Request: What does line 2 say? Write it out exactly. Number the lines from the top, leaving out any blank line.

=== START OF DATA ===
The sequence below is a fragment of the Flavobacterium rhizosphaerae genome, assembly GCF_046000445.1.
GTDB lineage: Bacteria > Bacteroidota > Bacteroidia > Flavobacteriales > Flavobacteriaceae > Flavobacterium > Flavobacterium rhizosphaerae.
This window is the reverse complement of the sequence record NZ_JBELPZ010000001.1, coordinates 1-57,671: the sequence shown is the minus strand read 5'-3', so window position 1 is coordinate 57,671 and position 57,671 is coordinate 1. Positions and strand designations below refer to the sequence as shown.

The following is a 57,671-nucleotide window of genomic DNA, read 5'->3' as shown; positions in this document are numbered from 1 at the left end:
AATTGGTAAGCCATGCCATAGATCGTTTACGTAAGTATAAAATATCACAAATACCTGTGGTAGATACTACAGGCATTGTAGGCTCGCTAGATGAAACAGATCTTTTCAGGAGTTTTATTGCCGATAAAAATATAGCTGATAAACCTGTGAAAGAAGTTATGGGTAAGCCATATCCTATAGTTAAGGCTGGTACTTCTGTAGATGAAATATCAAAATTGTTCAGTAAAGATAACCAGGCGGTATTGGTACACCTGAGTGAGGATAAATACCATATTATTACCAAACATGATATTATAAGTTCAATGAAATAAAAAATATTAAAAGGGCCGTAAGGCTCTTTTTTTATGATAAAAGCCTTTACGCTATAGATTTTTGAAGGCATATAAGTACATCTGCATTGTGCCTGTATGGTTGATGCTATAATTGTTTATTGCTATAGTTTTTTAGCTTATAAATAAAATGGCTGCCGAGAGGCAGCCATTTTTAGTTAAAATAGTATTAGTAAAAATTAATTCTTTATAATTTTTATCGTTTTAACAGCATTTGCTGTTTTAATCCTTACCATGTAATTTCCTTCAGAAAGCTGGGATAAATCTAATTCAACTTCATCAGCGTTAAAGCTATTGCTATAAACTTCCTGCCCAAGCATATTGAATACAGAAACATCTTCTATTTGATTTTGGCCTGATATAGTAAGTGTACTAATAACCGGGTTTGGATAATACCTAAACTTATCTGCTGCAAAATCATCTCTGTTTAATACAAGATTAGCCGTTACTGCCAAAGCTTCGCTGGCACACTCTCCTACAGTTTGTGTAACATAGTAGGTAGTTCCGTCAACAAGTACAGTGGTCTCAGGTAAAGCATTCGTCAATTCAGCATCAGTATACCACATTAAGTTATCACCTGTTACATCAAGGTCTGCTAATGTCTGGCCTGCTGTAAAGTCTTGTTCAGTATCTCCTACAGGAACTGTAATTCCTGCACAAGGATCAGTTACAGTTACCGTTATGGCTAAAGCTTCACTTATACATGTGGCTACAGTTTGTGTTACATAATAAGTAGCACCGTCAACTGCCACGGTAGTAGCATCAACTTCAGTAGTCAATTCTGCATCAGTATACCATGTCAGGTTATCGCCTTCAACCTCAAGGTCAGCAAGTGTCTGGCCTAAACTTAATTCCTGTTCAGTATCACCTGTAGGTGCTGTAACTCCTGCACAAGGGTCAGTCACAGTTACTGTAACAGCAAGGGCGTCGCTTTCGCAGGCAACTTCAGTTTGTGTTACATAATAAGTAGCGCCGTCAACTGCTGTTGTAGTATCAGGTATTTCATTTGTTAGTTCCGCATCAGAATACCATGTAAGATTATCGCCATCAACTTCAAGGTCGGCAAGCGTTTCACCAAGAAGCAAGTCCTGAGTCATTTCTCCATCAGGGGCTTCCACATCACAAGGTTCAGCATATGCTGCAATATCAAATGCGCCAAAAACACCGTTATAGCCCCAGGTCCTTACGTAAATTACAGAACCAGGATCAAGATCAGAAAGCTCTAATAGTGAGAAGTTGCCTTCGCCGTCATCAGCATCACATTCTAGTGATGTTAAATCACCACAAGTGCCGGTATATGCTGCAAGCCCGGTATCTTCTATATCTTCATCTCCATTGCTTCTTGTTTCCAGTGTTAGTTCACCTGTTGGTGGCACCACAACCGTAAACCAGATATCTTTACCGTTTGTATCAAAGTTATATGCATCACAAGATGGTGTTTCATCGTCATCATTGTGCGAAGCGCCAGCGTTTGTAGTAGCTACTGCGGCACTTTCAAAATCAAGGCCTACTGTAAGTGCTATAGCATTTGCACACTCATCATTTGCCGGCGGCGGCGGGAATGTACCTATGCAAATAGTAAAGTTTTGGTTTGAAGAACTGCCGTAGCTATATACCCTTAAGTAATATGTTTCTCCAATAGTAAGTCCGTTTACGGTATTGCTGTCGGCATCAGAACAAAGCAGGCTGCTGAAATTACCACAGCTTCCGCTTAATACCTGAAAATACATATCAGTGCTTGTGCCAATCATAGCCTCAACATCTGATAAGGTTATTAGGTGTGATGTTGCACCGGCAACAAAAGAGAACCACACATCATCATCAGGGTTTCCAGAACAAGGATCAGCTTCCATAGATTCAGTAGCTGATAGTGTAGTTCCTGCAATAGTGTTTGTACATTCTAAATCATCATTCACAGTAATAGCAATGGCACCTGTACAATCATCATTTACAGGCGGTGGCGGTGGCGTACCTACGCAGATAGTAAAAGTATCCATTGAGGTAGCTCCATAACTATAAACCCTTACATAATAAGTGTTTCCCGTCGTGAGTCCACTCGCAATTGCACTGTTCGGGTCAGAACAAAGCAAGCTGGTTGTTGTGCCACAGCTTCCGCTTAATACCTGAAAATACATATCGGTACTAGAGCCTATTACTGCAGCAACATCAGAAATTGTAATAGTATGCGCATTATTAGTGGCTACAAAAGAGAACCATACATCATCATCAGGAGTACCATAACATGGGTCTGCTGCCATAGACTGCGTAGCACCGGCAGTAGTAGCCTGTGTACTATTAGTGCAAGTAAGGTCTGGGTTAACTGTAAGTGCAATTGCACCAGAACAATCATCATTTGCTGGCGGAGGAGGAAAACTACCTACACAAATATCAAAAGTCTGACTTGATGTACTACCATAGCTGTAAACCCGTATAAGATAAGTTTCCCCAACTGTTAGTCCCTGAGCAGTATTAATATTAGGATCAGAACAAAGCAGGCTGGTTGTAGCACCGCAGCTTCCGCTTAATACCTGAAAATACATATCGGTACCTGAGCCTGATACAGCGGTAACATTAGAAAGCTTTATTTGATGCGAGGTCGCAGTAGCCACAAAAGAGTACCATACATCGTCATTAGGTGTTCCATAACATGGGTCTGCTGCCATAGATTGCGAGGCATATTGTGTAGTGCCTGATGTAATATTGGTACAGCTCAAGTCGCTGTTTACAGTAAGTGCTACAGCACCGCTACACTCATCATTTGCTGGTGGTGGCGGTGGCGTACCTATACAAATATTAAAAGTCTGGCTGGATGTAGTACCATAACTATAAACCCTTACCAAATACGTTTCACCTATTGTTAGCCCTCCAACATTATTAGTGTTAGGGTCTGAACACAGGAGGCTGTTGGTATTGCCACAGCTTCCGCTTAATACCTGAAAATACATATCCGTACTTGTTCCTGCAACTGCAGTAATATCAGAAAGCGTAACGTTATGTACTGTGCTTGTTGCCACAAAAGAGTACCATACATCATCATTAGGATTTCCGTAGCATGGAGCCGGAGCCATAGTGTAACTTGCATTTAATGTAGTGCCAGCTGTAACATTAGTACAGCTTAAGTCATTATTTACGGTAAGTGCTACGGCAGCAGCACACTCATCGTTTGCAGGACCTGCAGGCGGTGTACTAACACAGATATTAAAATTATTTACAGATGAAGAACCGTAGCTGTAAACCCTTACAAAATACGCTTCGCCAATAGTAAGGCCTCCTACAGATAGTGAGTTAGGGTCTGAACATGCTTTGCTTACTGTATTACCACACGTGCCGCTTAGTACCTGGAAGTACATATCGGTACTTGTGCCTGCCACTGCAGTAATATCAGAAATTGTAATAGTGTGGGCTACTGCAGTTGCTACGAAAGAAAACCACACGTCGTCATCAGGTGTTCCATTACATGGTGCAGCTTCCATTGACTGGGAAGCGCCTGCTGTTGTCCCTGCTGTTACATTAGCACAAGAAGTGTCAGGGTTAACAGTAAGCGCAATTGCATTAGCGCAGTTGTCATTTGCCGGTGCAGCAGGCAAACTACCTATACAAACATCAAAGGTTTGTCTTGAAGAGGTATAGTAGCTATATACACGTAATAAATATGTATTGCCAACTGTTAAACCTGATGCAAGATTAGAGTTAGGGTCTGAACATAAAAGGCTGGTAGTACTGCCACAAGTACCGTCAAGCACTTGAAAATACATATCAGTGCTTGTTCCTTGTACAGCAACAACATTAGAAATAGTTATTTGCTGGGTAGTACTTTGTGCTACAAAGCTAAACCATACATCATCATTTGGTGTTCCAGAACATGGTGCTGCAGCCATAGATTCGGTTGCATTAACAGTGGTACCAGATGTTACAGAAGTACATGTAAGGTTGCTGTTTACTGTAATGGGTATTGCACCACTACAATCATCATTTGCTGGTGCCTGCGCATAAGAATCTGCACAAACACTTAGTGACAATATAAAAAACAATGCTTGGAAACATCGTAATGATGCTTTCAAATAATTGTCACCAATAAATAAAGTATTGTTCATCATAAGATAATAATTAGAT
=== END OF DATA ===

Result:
GTDB lineage: Bacteria > Bacteroidota > Bacteroidia > Flavobacteriales > Flavobacteriaceae > Flavobacterium > Flavobacterium rhizosphaerae.